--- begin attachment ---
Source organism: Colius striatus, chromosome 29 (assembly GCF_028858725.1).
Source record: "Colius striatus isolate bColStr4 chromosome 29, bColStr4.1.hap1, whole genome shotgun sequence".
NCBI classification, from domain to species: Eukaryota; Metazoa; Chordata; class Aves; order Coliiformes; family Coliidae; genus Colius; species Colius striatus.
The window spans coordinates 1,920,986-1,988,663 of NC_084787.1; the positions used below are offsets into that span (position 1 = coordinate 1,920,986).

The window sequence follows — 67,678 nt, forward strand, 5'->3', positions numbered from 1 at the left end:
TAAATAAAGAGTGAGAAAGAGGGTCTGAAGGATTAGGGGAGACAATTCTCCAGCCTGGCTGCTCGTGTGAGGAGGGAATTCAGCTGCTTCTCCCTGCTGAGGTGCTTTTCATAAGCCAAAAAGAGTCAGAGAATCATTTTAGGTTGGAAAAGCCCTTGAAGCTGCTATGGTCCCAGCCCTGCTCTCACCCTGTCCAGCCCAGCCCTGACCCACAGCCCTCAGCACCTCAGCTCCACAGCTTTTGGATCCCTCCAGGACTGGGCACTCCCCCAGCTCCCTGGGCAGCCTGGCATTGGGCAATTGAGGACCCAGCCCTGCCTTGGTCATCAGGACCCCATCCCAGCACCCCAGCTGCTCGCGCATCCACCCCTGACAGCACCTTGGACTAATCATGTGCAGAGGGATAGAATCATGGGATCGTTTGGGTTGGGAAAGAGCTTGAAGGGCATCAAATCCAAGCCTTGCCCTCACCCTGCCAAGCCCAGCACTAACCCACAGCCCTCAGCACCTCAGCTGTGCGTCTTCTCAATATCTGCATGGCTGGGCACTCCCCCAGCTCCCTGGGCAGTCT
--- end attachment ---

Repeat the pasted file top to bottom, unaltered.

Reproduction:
Source organism: Colius striatus, chromosome 29 (assembly GCF_028858725.1).
Source record: "Colius striatus isolate bColStr4 chromosome 29, bColStr4.1.hap1, whole genome shotgun sequence".
NCBI classification, from domain to species: Eukaryota; Metazoa; Chordata; class Aves; order Coliiformes; family Coliidae; genus Colius; species Colius striatus.
The window spans coordinates 1,920,986-1,988,663 of NC_084787.1; the positions used below are offsets into that span (position 1 = coordinate 1,920,986).

The window sequence follows — 67,678 nt, forward strand, 5'->3', positions numbered from 1 at the left end:
TAAATAAAGAGTGAGAAAGAGGGTCTGAAGGATTAGGGGAGACAATTCTCCAGCCTGGCTGCTCGTGTGAGGAGGGAATTCAGCTGCTTCTCCCTGCTGAGGTGCTTTTCATAAGCCAAAAAGAGTCAGAGAATCATTTTAGGTTGGAAAAGCCCTTGAAGCTGCTATGGTCCCAGCCCTGCTCTCACCCTGTCCAGCCCAGCCCTGACCCACAGCCCTCAGCACCTCAGCTCCACAGCTTTTGGATCCCTCCAGGACTGGGCACTCCCCCAGCTCCCTGGGCAGCCTGGCATTGGGCAATTGAGGACCCAGCCCTGCCTTGGTCATCAGGACCCCATCCCAGCACCCCAGCTGCTCGCGCATCCACCCCTGACAGCACCTTGGACTAATCATGTGCAGAGGGATAGAATCATGGGATCGTTTGGGTTGGGAAAGAGCTTGAAGGGCATCAAATCCAAGCCTTGCCCTCACCCTGCCAAGCCCAGCACTAACCCACAGCCCTCAGCACCTCAGCTGTGCGTCTTCTCAATATCTGCATGGCTGGGCACTCCCCCAGCTCCCTGGGCAGTCT